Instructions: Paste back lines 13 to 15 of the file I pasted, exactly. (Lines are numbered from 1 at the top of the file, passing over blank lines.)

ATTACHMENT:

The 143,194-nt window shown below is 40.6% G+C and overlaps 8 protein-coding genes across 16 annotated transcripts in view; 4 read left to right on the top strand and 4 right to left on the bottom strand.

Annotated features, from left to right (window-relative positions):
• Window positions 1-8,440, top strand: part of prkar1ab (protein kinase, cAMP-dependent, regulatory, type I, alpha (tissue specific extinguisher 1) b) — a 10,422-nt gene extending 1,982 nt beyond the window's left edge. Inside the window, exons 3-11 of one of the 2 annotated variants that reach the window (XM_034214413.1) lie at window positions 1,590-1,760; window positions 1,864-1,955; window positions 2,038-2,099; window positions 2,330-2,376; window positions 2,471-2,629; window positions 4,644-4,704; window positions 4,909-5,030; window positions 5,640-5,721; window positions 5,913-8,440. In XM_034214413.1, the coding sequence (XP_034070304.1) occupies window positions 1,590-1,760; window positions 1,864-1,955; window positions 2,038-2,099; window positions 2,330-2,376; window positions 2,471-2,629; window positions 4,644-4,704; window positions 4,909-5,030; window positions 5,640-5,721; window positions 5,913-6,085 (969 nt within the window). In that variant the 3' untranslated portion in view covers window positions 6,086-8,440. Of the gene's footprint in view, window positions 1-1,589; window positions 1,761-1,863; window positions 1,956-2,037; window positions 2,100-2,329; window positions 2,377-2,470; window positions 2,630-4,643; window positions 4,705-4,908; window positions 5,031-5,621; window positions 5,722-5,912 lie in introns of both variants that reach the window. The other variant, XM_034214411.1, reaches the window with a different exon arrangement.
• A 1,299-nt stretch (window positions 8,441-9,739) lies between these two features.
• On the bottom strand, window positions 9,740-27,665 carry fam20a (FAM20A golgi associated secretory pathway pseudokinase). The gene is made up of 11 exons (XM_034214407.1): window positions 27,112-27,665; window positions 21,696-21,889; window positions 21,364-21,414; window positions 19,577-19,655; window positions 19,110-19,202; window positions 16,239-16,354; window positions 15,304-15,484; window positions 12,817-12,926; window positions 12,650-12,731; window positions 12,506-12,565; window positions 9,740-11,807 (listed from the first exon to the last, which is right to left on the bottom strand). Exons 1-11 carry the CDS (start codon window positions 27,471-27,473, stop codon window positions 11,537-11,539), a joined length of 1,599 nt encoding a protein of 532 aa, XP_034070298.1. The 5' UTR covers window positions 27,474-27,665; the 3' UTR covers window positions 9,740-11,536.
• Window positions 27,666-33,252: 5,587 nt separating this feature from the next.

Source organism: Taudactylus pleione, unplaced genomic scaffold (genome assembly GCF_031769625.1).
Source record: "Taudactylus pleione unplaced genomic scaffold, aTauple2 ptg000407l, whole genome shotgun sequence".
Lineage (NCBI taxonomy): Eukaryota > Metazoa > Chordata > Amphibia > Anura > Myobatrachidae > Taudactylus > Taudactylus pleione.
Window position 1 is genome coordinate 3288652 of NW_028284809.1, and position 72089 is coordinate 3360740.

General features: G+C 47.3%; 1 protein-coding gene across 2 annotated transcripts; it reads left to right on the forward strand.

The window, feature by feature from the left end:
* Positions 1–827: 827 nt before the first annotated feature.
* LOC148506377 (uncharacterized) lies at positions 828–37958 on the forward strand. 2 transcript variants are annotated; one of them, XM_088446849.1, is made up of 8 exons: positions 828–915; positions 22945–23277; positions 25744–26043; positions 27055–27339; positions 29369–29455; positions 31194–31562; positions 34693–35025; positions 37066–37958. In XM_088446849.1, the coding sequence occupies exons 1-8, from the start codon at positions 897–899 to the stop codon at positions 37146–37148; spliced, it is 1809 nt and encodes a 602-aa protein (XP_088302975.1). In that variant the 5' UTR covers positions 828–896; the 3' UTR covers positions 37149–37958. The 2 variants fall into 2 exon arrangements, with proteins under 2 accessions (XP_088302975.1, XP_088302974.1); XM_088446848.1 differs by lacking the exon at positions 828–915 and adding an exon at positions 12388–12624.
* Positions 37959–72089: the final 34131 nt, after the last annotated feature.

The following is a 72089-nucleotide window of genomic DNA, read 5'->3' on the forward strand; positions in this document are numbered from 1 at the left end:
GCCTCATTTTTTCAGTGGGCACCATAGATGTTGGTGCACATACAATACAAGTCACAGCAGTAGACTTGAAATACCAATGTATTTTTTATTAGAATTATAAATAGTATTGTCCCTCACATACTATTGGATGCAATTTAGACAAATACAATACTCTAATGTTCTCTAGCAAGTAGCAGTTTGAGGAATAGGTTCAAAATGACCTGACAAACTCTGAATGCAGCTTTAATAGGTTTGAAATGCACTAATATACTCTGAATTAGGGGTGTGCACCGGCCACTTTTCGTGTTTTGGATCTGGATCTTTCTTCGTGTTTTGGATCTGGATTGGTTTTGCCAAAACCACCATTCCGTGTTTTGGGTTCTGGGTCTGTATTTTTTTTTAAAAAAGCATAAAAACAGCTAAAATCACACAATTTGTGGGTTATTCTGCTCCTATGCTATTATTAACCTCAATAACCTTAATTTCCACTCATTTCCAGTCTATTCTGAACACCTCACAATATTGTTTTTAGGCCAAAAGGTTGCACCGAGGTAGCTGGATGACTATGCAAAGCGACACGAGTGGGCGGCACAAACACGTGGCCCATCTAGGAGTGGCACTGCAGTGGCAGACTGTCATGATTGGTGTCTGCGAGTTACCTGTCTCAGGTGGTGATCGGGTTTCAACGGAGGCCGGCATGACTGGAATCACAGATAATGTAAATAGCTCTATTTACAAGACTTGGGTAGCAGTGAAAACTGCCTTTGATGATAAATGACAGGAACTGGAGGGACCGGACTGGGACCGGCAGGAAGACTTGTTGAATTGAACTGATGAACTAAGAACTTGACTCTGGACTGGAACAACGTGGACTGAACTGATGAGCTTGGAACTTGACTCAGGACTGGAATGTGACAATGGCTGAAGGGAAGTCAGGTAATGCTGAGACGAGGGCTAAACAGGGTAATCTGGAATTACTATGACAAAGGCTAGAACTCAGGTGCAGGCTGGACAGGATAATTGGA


* Positions 1–827: 827 nt before the first annotated feature.
* LOC148506377 (uncharacterized) lies at positions 828–37958 on the forward strand. 2 transcript variants are annotated; one of them, XM_088446849.1, is made up of 8 exons: positions 828–915; positions 22945–23277; positions 25744–26043; positions 27055–27339; positions 29369–29455; positions 31194–31562; positions 34693–35025; positions 37066–37958. In XM_088446849.1, the coding sequence occupies exons 1-8, from the start codon at positions 897–899 to the stop codon at positions 37146–37148; spliced, it is 1809 nt and encodes a 602-aa protein (XP_088302975.1). In that variant the 5' UTR covers positions 828–896; the 3' UTR covers positions 37149–37958. The 2 variants fall into 2 exon arrangements, with proteins under 2 accessions (XP_088302975.1, XP_088302974.1); XM_088446848.1 differs by lacking the exon at positions 828–915 and adding an exon at positions 12388–12624.
* Positions 37959–72089: the final 34131 nt, after the last annotated feature.